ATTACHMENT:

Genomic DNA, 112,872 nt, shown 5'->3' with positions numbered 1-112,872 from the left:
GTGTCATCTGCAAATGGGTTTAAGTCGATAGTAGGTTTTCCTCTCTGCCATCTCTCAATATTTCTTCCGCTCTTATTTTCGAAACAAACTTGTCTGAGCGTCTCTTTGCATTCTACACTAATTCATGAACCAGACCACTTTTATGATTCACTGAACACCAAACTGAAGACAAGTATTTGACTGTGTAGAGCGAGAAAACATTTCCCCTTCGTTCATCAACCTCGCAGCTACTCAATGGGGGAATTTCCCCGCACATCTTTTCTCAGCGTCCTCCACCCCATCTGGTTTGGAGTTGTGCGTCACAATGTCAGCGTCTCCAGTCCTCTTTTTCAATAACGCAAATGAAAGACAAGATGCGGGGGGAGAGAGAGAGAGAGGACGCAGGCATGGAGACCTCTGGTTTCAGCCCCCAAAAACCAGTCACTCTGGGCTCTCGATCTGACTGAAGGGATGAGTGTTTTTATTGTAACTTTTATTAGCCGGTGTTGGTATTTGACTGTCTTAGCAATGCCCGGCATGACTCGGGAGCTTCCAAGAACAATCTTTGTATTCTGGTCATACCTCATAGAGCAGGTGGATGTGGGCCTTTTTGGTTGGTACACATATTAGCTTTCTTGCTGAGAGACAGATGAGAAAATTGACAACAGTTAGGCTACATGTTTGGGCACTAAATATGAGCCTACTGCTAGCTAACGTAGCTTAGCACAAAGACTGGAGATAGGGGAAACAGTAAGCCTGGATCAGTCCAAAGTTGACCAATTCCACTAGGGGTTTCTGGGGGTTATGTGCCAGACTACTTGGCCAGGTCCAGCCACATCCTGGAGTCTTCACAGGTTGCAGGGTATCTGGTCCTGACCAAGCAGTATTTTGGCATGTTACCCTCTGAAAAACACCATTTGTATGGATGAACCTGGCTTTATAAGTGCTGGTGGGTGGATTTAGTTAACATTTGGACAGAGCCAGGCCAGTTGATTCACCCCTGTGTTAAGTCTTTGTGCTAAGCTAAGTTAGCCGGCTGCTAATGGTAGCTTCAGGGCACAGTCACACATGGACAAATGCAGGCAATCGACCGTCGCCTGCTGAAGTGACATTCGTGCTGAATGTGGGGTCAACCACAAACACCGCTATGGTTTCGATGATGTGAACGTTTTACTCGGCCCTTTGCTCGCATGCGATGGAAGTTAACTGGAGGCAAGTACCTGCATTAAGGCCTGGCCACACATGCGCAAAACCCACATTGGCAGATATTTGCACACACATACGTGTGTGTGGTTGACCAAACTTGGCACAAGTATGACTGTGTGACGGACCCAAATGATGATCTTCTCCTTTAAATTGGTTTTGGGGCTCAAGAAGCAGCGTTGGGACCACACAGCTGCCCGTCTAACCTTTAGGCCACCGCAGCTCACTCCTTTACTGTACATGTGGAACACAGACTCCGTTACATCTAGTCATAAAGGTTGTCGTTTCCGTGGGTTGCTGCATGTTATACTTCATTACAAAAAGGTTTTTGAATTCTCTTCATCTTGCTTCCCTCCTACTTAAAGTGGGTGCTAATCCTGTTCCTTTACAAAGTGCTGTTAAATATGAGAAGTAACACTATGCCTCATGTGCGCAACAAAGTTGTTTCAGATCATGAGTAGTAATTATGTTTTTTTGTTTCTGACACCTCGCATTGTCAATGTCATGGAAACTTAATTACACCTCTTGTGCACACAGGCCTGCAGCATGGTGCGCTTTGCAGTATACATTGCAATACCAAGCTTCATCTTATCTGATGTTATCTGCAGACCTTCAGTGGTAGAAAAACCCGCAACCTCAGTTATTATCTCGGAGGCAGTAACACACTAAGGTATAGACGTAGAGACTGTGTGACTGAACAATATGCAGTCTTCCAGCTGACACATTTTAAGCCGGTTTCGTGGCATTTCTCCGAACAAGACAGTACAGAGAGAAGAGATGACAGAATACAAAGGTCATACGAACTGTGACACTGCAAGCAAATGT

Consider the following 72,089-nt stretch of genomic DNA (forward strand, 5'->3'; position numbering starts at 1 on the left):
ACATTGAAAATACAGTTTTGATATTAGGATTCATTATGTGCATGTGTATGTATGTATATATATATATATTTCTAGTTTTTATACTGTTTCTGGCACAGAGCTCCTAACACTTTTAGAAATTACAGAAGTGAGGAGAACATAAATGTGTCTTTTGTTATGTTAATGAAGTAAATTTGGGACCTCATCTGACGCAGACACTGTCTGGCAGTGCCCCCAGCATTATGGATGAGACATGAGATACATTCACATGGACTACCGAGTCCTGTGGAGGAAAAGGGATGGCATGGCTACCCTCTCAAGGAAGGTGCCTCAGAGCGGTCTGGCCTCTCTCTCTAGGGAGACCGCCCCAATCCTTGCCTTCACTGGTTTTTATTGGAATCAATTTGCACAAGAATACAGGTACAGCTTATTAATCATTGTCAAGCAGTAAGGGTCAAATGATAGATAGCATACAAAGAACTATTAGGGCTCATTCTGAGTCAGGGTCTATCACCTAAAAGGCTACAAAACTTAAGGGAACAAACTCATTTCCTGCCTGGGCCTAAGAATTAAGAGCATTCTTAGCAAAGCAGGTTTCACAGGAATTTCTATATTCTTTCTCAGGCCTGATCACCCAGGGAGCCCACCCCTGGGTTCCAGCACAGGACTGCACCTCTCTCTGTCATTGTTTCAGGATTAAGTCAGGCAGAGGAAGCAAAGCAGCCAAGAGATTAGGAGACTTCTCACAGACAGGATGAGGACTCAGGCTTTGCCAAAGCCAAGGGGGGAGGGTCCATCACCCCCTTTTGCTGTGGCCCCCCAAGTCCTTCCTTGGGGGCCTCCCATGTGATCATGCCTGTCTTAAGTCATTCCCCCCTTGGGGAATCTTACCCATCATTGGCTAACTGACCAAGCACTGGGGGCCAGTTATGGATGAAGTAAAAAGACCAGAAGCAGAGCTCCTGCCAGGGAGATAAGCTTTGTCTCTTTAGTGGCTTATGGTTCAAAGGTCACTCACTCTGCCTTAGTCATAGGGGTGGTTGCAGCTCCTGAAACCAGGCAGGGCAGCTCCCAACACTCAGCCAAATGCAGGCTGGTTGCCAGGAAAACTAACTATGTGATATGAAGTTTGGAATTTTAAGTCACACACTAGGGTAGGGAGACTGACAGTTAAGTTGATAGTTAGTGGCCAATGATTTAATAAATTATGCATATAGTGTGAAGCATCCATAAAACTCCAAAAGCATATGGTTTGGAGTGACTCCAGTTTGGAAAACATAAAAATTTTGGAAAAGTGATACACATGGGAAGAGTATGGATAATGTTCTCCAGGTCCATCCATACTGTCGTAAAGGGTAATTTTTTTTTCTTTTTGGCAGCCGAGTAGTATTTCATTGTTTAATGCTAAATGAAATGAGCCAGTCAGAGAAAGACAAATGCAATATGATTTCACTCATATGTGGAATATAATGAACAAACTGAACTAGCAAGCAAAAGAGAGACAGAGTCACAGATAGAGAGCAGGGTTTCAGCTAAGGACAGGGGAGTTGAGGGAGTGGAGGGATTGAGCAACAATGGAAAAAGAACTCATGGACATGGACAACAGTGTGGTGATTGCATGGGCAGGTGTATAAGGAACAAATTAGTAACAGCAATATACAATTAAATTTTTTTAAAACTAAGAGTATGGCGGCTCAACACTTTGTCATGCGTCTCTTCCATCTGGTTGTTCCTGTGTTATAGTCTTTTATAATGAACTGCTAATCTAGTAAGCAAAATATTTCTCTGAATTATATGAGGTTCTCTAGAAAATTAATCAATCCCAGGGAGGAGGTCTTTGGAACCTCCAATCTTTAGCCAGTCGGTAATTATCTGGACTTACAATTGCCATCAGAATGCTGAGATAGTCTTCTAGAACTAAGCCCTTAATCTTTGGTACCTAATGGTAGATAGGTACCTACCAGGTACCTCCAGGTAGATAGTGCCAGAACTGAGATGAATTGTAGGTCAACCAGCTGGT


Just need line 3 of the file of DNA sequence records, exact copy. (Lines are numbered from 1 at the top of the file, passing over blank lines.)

Consider the following 72,089-nt stretch of genomic DNA (forward strand, 5'->3'; position numbering starts at 1 on the left):